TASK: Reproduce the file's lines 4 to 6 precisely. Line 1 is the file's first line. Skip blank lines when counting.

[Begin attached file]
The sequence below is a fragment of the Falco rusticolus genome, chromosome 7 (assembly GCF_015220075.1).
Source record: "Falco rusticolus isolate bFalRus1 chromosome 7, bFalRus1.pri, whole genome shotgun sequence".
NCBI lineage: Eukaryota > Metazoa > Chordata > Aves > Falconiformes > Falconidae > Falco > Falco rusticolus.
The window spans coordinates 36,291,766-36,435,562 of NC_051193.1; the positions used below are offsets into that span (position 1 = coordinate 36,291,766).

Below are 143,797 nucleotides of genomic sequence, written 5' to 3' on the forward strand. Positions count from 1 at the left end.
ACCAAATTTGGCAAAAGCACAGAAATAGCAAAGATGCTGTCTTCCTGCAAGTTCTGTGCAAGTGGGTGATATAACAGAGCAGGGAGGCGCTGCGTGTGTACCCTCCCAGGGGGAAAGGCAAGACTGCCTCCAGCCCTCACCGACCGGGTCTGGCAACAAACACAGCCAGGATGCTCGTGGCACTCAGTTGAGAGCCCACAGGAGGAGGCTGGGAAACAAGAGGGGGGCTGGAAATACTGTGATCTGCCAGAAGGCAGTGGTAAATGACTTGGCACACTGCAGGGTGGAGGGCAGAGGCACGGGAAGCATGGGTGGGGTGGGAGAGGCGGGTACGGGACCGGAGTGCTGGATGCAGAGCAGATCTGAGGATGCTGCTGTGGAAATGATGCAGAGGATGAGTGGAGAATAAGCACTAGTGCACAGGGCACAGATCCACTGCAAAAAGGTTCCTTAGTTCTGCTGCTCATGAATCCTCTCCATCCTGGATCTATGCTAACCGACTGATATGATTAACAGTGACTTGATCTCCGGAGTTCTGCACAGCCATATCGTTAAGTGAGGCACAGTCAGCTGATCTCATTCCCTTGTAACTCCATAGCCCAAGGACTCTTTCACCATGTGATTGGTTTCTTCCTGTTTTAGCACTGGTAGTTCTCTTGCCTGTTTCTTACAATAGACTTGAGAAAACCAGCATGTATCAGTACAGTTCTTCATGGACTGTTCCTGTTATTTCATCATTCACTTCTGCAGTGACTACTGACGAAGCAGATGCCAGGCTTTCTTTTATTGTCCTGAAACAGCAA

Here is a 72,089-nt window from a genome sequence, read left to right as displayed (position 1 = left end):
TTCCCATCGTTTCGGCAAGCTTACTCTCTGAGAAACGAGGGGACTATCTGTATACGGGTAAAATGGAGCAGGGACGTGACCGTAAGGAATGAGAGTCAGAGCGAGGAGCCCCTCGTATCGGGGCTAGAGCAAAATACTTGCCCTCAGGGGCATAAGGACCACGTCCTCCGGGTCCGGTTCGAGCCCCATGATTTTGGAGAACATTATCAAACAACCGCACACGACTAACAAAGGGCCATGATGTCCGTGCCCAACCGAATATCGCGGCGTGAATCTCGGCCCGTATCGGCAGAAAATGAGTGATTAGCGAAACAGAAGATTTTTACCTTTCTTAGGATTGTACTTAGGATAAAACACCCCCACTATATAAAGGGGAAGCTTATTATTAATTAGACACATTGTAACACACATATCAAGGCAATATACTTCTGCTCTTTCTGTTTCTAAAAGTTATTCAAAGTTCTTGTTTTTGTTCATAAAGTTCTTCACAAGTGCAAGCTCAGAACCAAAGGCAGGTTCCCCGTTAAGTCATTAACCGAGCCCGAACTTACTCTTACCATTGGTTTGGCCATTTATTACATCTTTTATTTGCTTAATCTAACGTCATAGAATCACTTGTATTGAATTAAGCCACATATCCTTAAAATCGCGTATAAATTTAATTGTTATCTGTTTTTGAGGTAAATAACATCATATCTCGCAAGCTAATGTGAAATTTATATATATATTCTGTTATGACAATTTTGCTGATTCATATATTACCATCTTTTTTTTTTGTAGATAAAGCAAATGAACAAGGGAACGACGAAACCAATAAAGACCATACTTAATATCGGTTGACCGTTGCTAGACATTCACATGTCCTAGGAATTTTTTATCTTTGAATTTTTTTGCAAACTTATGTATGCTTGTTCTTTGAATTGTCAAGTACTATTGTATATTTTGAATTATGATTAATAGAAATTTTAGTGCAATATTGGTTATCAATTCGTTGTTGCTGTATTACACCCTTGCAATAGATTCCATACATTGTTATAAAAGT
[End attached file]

The window spans coordinates 36,291,766-36,435,562 of NC_051193.1; the positions used below are offsets into that span (position 1 = coordinate 36,291,766).

Below are 143,797 nucleotides of genomic sequence, written 5' to 3' on the forward strand. Positions count from 1 at the left end.
ACCAAATTTGGCAAAAGCACAGAAATAGCAAAGATGCTGTCTTCCTGCAAGTTCTGTGCAAGTGGGTGATATAACAGAGCAGGGAGGCGCTGCGTGTGTACCCTCCCAGGGGGAAAGGCAAGACTGCCTCCAGCCCTCACCGACCGGGTCTGGCAACAAACACAGCCAGGATGCTCGTGGCACTCAGTTGAGAGCCCACAGGAGGAGGCTGGGAAACAAGAGGGGGGCTGGAAATACTGTGATCTGCCAGAAGGCAGTGGTAAATGACTTGGCACACTGCAGGGTGGAGGGCAGAGGCACGGGAAGCATGGGTGGGGTGGGAGAGGCGGGTACGGGACCGGAGTGCTGGATGCAGAGCAGATCTGAGGATGCTGCTGTGGAAATGATGCAGAGGATGAGTGGAGAATAAGCACTAGTGCACAGGGCACAGATCCACTGCAAAAAGGTTCCTTAGTTCTGCTGCTCATGAATCCTCTCCATCCTGGATCTATGCTAACCGACTGATATGATTAACAGTGACTTGATCTCCGGAGTTCTGCACAGCCATATCGTTAAGTGAGGCACAGTCAGCTGATCTCATTCCCTTGTAACTCCATAGCCCAAGGACTCTTTCACCATGTGATTGGTTTCTTCCTGTTTTAGCACTGGTAGTTCTCTTGCCTGTTTCTTACAATAGACTTGAGAAAACCAGCATGTATCAGTACAGTTCTTCATGGACTGTTCCTGTTATTTCATCATTCACTTCTGCAGTGACTACTGACGAAGCAGATGCCAGGCTTTCTTTTATTGTCCTGAAACAGCAA